During the SOTEU, the President of the Commission warned against the risk of a “no-deal”. Negotiations are currently in a deadlock between London and Brussels and the transition period will soon reach its end. On 1st January 2021, if no agreement is reached, London will have to face a “no-deal”. However, the period is more limited since British Prime Minister Boris Johnson wants to reach an agreement before 15th October.
Ursula von der Leyen also pointed out that the agreement negotiated over the last three years could not be changed unilaterally. Boris Johnson had wanted to review the Northern Ireland Protocol in order to decide on the customs controls carried out between Northern Ireland and Great Britain. However, this unilateral change would violate the Good Friday Agreement signed in 1998 to put an end to the “Troubles”. The European Union and the United Kingdom had agreed on the importance of this agreement to avoid further conflict on the Island of Ireland. The President of the Commission declared thereon: “It cannot be unilaterally changed, disregarded or dis-applied. This a matter of law, trust and good faith.” Moreover, she stressed this breach of trust by quoting former British Prime Minister Margaret Thatcher: “Britain does not break Treaties. It would be bad for Britain, bad for relations with the rest of the world, and bad for any future Treaty on trade”.
Towards the Abolition of the Dublin Regulation
After reminding the audience of the 2015 migration crisis which deeply divided the European Union, she announced that Brussels wants to abolish the Dublin Regulation. Adopted in 2013, it stipulates that the first country taking in a migrant is therefore responsible for his asylum application. It will therefore be replaced by “a new strong solidarity mechanism”. The European Commission is therefore going to present its New Pact on Migration which will “take a human and humane approach”. Faced with the tragedy at the camp of Moria, the European Commission is working with the Greek authorities on the construction of a new camp on the island of Lesbos. Ursula von der Leyen finally stated that this new migration policy can only be successful if all Member States cooperate. Each Member State’s involvement is needed to tackle the migration issue: “But I want to be clear: if we step up, then I expect all Member States to step up too. Migration is a European challenge and all of Europe must do its part.”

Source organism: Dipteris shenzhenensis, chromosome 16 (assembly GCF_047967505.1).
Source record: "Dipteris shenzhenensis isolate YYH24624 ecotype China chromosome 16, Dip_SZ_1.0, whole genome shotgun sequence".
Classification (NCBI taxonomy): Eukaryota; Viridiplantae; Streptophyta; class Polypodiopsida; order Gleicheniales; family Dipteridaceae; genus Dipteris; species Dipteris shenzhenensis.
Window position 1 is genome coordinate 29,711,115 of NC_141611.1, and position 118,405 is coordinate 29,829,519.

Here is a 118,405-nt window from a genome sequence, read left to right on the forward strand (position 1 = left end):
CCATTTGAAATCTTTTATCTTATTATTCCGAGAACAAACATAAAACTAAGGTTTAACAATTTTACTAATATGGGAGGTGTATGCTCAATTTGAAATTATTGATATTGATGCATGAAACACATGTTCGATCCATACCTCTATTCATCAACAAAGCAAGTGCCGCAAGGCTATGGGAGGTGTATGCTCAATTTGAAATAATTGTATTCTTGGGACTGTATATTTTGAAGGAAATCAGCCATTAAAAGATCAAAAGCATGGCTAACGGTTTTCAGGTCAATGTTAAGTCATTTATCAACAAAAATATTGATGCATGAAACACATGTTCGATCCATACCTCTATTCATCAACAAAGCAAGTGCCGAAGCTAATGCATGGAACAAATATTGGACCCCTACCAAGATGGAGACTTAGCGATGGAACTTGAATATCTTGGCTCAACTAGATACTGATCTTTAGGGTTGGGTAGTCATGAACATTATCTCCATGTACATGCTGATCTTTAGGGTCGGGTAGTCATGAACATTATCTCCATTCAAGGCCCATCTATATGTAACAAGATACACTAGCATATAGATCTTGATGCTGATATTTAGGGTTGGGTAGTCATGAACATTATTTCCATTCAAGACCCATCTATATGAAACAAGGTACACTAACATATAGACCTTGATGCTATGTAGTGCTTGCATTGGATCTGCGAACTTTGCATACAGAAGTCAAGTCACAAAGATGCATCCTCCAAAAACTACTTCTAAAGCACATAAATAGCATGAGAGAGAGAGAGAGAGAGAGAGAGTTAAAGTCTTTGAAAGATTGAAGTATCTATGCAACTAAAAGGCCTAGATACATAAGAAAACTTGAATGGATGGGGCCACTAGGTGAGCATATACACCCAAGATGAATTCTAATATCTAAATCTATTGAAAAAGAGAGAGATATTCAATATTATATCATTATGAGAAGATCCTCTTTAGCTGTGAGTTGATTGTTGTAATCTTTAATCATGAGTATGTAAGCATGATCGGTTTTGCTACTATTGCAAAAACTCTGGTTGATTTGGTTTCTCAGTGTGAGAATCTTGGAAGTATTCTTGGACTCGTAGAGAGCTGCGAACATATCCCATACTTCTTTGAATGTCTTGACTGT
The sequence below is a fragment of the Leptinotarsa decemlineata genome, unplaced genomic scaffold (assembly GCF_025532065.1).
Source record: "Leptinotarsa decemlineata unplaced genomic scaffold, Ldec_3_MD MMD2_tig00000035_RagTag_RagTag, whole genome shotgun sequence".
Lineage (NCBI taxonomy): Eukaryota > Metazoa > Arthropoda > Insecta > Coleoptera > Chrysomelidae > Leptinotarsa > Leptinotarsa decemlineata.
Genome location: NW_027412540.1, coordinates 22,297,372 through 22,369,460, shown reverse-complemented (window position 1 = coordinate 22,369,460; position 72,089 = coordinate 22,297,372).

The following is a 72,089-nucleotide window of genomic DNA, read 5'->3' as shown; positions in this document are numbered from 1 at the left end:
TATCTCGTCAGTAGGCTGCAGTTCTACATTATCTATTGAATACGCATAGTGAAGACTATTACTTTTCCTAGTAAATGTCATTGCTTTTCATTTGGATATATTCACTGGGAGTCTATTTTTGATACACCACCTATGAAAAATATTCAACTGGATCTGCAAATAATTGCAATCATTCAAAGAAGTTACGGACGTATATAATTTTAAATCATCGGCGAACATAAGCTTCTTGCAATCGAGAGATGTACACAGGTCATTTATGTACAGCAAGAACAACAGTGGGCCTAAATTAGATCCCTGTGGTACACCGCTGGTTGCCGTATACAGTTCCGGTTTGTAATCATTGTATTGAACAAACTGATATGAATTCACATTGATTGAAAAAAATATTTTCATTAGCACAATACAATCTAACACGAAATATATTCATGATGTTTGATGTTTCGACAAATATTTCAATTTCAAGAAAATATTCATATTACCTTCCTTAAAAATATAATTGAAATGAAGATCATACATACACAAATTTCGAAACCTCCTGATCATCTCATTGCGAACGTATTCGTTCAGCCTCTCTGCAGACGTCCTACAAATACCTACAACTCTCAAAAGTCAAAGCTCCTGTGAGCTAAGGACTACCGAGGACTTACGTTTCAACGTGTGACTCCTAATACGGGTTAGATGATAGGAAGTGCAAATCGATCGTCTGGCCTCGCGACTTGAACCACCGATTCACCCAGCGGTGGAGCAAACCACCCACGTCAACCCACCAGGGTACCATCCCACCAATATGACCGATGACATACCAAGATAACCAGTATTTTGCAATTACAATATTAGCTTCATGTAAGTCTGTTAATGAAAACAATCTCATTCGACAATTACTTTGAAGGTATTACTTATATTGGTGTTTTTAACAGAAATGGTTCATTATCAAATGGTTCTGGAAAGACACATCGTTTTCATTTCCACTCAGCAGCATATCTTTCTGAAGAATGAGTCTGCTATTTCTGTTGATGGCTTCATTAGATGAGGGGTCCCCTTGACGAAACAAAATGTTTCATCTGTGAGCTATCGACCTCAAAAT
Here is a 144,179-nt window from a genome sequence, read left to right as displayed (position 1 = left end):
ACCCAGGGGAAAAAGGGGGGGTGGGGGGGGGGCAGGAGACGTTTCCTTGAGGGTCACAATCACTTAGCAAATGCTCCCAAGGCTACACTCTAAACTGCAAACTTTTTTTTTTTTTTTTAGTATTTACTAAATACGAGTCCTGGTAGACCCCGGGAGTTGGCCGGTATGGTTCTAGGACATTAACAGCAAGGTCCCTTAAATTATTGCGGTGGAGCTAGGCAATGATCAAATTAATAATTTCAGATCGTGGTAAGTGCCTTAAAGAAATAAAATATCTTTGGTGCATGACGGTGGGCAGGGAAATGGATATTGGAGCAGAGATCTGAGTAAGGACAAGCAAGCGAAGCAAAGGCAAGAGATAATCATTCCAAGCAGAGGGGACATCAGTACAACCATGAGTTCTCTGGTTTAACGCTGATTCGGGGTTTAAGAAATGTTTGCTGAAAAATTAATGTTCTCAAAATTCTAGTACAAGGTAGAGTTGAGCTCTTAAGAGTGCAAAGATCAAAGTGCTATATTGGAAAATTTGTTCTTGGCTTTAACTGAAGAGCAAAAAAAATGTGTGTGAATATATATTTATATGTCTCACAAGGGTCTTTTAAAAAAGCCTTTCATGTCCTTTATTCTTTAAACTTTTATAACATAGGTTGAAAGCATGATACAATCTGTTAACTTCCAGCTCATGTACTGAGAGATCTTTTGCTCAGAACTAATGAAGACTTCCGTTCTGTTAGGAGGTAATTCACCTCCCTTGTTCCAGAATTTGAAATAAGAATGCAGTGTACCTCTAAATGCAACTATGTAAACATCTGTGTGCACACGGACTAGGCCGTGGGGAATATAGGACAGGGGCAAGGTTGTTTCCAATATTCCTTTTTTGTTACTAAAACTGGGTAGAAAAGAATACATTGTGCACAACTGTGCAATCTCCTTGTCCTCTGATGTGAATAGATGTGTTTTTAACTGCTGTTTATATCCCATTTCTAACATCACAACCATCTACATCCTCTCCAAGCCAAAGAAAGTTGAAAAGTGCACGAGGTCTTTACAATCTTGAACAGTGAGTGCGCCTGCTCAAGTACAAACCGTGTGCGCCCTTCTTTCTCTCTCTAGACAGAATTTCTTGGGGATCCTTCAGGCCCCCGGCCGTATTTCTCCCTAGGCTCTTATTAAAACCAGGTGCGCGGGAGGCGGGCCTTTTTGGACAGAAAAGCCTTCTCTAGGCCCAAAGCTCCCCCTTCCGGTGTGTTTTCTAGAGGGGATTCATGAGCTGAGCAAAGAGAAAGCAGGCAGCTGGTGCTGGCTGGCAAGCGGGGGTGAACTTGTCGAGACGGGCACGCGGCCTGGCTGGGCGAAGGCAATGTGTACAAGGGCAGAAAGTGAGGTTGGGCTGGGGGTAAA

Tackling Racism and Hatred
The President of the Commission ended her speech by presenting the Commission’s action plan on racism and hate speech. First of all, it plans to extend the list of crimes provided by the European Union to “all forms of hate crime and hate speech”. Thereafter, the Commission will — for the first time — appoint its anti-racism coordinator. It is expected that he will work as closely as possible with citizens, society and the various institutions.
Furthermore, anti-LGBTQI areas do not belong in the European Union. The Commission will thus implement concrete measures and actions to strengthen and ensure the rights of LGBTQI communities. The European Union had already sanctioned six Polish cities that had declared themselves anti-LGBTQI. They had been refused grants given in the framework of a twinning programme.
The State of the Union address was then followed by a debate with the MEPs in Brussels. It aroused many reactions from the different political parties. The Far-right party considers that the European Union has fallen into the trap of ecological extremists. The Far-left party criticises it for not being enough oriented towards a social Europe.
Étudiante en Master 1 Études européennes et internationales – Relations publiques internationales au Centre européen universitaire de Nancy, je m’intéresse à l’actualité et à la politique européenne.